Gun Photography: Part 2 – Use Snapseed to Edit Photos on Your Phone
Back in June, I shared with you how I take photos of guns in my DIY home studio. Hopefully, that article helped you take some great photos of the guns you love. Well, that article was just the first step. Even with better lighting and better composition sometimes the photos need a little bit of help. The go-to for photo editing has always been Adobe Photoshop but that requires a computer. And in recent years Adobe has moved away from software that you own to software that you subscribe to. Basically you rent the software a month at a time. For the style of photography I do, white background with suspended guns, it is really easy to edit these photos on my iPhone. Google Snapseed is the greatest app and it is free.
Learning The Tools Of Snapseed
The Snapseed app is pretty simple to use but has a lot of options. The best way to learn is to just play with the software and see what each tool does for you. To help you narrow it down I use the following tools:
- Tune Image
- White Balance
Depending on the composition of the photo, I will start off with Tune Image. I try to get my photos as best I can in the camera first so I don’t have to spend more time editing. First, you need to open a photo from your phone’s photo album. Once opened in the app, choose Tools at the bottom of the screen and select Tune Image. Snapseed will show you the image you chose. Just below the photo is a histogram. Below that is a white bar with four options.
Sometimes I select “autocorrect” to see how Snapseed automatically adjusts the settings based on some algorithm. Often it is not to my liking so I undo that change and manually adjust the picture using the options tab. You can also just tap the screen and swipe to choose the different tools in the options menu. Here another menu shows up.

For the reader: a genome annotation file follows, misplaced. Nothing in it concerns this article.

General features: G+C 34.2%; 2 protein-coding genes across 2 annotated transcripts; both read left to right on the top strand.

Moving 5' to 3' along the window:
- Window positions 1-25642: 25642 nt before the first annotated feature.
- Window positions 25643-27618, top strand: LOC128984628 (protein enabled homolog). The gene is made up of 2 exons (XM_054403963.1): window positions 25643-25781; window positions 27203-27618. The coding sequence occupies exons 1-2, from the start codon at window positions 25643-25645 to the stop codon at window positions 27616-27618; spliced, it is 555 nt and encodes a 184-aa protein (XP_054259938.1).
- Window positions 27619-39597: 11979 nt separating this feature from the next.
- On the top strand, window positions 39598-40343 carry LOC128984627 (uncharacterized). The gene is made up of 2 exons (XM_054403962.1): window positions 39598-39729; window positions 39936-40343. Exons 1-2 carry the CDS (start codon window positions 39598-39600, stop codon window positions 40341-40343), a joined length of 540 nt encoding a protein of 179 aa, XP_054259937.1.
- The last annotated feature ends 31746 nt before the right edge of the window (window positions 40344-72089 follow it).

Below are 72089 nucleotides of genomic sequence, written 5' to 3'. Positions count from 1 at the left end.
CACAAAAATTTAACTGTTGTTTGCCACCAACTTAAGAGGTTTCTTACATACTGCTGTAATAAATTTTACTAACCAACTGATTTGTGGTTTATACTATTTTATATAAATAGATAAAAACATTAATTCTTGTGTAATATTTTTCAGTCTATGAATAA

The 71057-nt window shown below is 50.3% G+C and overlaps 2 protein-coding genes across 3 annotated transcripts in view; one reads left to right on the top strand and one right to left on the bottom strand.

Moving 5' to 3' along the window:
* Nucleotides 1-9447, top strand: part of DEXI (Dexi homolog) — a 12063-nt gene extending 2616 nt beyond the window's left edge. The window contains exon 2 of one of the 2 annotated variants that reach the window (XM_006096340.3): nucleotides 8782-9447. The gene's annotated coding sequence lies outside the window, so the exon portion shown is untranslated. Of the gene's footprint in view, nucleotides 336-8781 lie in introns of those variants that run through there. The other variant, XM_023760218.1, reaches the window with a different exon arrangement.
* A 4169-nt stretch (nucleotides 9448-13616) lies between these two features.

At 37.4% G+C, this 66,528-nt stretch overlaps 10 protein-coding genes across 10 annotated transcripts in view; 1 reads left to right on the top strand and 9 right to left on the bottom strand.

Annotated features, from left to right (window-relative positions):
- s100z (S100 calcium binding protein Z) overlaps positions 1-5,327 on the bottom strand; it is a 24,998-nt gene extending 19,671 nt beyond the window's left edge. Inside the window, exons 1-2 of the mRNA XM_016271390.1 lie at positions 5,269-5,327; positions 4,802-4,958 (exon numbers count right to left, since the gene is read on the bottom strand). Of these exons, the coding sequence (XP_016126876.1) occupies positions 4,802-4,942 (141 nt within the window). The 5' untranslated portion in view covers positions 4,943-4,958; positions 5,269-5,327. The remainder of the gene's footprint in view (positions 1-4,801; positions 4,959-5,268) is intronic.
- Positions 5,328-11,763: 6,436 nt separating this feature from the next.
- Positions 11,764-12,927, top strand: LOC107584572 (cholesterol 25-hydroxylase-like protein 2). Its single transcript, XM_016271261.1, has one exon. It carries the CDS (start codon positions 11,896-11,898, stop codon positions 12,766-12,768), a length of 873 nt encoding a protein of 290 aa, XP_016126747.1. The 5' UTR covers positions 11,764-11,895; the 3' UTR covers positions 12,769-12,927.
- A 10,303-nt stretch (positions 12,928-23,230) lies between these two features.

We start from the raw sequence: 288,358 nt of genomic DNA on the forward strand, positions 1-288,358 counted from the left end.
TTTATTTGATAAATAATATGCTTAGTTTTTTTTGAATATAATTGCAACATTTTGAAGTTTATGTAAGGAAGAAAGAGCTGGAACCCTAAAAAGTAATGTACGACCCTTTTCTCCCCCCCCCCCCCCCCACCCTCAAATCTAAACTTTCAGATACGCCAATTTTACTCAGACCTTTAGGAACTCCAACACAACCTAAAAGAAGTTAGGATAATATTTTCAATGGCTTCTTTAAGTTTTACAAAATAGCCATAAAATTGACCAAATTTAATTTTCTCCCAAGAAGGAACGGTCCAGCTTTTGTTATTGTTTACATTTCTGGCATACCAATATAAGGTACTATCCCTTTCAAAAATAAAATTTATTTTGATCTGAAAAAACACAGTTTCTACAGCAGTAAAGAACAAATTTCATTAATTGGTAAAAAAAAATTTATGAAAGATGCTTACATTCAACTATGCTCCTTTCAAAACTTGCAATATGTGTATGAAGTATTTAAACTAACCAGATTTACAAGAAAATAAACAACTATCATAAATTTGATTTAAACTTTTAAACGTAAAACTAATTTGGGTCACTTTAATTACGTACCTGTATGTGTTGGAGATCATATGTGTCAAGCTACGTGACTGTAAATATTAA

So you press and swipe up the screen to select one of these options. I start off with Highlights. Sometimes the white background is not pure white due to the auto exposure in the camera. Once selected the menu will go away and you can see the tool you selected at the top of the screen. Next, you just swipe right or left to adjust the highlights. I will adjust to the max depending on the image. If the object is black then increasing highlights will not cause the subject to blend in with the background. You will have to use trial and error to get good results with photographs of white objects or reflective objects like stainless steel. Too much highlight adjustment can cause your subject to not have contrast and it will blend in with the background.
Below is what the same image above looks like it after the Highlights and Shadows are adjusted.